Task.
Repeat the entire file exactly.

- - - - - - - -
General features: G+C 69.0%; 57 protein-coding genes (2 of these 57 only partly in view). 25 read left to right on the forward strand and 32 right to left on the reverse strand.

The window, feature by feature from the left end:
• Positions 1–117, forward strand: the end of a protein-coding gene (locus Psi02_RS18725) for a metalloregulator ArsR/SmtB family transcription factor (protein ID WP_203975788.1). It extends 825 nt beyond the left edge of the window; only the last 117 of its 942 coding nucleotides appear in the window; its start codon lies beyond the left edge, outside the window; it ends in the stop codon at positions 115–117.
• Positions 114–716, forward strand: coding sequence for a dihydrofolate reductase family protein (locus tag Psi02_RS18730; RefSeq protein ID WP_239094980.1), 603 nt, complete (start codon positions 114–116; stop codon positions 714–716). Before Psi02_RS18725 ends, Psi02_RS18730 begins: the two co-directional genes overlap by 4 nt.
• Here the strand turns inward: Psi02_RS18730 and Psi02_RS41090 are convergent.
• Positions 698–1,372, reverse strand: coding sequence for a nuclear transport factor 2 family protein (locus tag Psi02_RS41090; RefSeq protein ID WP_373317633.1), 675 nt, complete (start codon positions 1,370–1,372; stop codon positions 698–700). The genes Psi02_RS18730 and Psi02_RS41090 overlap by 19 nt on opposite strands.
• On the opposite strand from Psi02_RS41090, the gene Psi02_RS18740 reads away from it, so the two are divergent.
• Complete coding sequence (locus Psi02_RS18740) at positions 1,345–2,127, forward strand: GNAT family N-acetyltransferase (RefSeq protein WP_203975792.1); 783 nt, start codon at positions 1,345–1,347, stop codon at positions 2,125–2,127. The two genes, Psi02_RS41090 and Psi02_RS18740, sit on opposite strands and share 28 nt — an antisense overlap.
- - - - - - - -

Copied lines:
General features: G+C 69.0%; 57 protein-coding genes (2 of these 57 only partly in view). 25 read left to right on the forward strand and 32 right to left on the reverse strand.

The window, feature by feature from the left end:
• Positions 1–117, forward strand: the end of a protein-coding gene (locus Psi02_RS18725) for a metalloregulator ArsR/SmtB family transcription factor (protein ID WP_203975788.1). It extends 825 nt beyond the left edge of the window; only the last 117 of its 942 coding nucleotides appear in the window; its start codon lies beyond the left edge, outside the window; it ends in the stop codon at positions 115–117.
• Positions 114–716, forward strand: coding sequence for a dihydrofolate reductase family protein (locus tag Psi02_RS18730; RefSeq protein ID WP_239094980.1), 603 nt, complete (start codon positions 114–116; stop codon positions 714–716). Before Psi02_RS18725 ends, Psi02_RS18730 begins: the two co-directional genes overlap by 4 nt.
• Here the strand turns inward: Psi02_RS18730 and Psi02_RS41090 are convergent.
• Positions 698–1,372, reverse strand: coding sequence for a nuclear transport factor 2 family protein (locus tag Psi02_RS41090; RefSeq protein ID WP_373317633.1), 675 nt, complete (start codon positions 1,370–1,372; stop codon positions 698–700). The genes Psi02_RS18730 and Psi02_RS41090 overlap by 19 nt on opposite strands.
• On the opposite strand from Psi02_RS41090, the gene Psi02_RS18740 reads away from it, so the two are divergent.
• Complete coding sequence (locus Psi02_RS18740) at positions 1,345–2,127, forward strand: GNAT family N-acetyltransferase (RefSeq protein WP_203975792.1); 783 nt, start codon at positions 1,345–1,347, stop codon at positions 2,125–2,127. The two genes, Psi02_RS41090 and Psi02_RS18740, sit on opposite strands and share 28 nt — an antisense overlap.